This Christmas, everyone gathered at our house. In a quiet moment, my mother-in-law asked my Grandmother Lyanda, who is 93 years old, to tell her about her life–an open-ended question that left the elder Lyanda a bit confused. But finally she said, “I made all their coats.” They were my mother and her two brothers, my uncles. And my grandma didn’t make their coats out of wool from the store, but out of adult coats that had worn through at the elbows or elsewhere. She took them apart, reclaimed the fabric, and made them into something beautiful and new.
She sewed my coats, too, when I was little, also made over from adult coats. I remember a soft charcoal wool with covered buttons, a blue silk lining, and a fur collar that could snap on and off. She made khaki coveralls for my sister and me, out of her sons’ army clothes. She was a wonderful seamstress. I wonder how we came to this day, where the first impulse when something is a bit worn is to replace it with something new?
What have you creatively rescued? Clothes? Furniture? Fabric? We’d love to hear about it.
While I was transforming my children’s play room from an undersea aquarium into the Griffyndor Common Room, I was in need of oversized squashy chairs to place in front of the roaring trompe l’oeil fireplace. Cosidering my budget (zero) I remembered drapery fabric from our old house. I took a platform bed I had made years before, cut it in half, mattress and all, scrounged some scrap lumber and L brackets from the garage, old pillows for backing and voila arm chairs even a House Elf would love. I find the key is never to be afraid of wrecking something in order to produce something new.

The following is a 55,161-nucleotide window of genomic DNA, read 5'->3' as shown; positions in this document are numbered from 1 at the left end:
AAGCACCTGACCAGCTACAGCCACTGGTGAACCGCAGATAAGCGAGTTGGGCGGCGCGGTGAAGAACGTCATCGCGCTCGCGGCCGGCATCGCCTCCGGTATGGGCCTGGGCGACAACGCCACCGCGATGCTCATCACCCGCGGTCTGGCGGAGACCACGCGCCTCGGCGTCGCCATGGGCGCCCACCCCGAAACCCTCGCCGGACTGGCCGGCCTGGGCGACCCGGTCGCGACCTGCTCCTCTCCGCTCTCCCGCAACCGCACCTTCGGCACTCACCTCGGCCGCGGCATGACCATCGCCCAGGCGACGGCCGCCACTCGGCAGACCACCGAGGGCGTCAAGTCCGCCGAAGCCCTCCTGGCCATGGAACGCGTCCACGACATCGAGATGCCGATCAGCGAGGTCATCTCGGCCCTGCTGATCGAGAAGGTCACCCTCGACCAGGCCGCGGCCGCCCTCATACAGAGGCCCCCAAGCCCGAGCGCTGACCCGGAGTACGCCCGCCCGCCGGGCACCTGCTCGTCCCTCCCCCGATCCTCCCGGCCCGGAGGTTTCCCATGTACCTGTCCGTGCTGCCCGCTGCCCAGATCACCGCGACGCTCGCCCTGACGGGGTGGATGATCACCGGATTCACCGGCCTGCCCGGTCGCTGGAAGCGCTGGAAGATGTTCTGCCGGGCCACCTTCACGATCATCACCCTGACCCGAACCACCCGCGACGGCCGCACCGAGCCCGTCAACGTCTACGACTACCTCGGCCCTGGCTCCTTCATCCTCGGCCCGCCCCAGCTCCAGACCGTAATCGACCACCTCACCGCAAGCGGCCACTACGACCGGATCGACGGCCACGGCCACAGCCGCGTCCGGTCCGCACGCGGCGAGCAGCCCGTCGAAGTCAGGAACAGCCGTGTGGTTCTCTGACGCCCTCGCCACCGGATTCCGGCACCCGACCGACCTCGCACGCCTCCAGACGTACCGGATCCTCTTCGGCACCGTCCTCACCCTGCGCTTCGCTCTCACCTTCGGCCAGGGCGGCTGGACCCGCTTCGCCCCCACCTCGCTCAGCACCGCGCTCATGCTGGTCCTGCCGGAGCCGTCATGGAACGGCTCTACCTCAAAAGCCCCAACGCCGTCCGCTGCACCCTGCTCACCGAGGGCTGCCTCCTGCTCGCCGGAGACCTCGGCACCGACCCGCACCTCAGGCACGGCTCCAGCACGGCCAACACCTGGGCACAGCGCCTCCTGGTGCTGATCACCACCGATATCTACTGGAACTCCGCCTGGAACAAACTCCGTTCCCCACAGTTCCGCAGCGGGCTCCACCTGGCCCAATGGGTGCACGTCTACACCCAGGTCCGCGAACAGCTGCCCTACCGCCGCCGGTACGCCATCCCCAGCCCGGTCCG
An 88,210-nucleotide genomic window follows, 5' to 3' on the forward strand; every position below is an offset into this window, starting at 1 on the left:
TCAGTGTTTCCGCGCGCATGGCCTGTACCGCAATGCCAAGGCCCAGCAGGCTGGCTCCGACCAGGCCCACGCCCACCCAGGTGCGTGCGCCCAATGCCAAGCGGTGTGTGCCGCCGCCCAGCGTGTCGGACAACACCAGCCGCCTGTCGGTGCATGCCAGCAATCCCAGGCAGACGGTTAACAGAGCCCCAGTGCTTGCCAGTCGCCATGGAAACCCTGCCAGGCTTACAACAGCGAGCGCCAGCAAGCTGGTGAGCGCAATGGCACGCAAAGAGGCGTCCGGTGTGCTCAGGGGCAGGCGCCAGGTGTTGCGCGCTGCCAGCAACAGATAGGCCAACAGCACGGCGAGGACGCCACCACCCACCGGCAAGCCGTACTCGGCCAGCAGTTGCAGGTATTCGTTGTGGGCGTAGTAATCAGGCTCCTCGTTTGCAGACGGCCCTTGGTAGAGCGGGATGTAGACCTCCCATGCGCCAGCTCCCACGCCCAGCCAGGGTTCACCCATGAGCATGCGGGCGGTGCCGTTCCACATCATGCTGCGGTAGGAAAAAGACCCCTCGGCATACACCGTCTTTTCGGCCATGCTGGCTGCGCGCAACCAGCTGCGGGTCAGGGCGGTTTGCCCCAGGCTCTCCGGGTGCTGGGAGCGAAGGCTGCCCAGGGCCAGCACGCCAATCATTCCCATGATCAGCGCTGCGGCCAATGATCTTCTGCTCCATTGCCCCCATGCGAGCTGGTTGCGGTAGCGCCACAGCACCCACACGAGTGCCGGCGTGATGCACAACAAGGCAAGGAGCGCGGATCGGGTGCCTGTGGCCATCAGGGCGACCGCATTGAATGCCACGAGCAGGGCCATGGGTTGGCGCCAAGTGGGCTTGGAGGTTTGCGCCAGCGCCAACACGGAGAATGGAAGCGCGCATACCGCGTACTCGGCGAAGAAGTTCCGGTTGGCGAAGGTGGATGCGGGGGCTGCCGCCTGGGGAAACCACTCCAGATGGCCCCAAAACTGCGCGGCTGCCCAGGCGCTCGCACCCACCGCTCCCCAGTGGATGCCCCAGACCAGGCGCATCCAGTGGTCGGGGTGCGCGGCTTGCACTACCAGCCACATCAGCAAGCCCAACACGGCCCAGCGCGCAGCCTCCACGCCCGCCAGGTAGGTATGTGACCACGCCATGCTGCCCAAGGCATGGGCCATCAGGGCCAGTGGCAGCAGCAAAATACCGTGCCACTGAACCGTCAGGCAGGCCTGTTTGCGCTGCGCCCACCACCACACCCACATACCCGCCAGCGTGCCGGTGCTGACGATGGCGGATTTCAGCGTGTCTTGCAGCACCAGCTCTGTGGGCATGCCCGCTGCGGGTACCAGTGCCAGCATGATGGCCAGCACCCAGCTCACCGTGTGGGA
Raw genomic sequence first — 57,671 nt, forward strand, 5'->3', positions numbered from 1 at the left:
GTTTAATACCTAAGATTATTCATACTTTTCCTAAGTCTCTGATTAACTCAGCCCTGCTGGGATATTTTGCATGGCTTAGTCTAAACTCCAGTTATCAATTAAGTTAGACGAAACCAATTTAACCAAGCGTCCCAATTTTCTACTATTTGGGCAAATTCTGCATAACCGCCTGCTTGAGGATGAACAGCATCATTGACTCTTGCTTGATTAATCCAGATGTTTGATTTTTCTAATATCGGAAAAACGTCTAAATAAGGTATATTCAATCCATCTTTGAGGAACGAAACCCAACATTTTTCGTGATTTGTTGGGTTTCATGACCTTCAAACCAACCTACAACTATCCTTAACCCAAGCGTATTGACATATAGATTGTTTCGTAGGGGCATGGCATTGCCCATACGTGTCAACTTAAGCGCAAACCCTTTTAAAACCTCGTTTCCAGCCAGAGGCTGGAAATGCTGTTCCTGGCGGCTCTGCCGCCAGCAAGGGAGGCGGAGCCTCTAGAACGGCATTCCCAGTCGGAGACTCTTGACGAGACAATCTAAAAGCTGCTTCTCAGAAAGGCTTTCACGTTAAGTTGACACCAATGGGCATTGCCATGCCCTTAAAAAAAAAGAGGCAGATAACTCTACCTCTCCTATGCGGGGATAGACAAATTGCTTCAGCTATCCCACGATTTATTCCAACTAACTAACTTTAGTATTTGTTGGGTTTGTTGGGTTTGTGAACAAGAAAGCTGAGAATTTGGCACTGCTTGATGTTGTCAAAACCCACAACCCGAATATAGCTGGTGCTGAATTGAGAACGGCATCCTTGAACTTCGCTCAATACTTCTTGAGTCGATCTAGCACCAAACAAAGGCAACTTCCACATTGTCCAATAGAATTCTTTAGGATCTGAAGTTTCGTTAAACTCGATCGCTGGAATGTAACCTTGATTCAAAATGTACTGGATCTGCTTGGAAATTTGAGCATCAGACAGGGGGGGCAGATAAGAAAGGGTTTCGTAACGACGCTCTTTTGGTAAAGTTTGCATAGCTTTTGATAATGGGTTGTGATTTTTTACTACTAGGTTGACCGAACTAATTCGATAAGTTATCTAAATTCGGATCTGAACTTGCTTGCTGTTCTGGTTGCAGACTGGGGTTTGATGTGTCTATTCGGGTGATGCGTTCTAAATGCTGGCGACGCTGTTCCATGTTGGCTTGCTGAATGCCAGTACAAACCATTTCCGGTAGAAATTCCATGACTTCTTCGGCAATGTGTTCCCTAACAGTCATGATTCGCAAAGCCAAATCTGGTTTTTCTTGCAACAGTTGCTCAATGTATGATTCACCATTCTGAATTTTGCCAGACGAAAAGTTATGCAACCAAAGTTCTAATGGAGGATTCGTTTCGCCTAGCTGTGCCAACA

Karen, SO wonderful!
I didn’t know the chairs were made of an old bed!!!!!! That is soooo COOL!!!!
One of my aunts was a serious seamstress. She took an old red wool coat and remade it for 7 year old me, with a real mink collar. The really cool part– the coat had been worn in a Broadway show by Jessica Tandy.
She worked for a designer-knockoff shop. Her job was to buy the latest styles, take them apart and make a pattern from them, then SEW THEM BACK TOGETHER and return them!
Your pants are adorable. Nice save!
I am not creative at all but I do like to think that I wear and use things to their fullest capability.
I have a pair of Patagonia hiking pants that I bought about 10 years ago and they’re still going strong. Not as cute as your Prana’s but still do the job.
Your grandmother is lovely!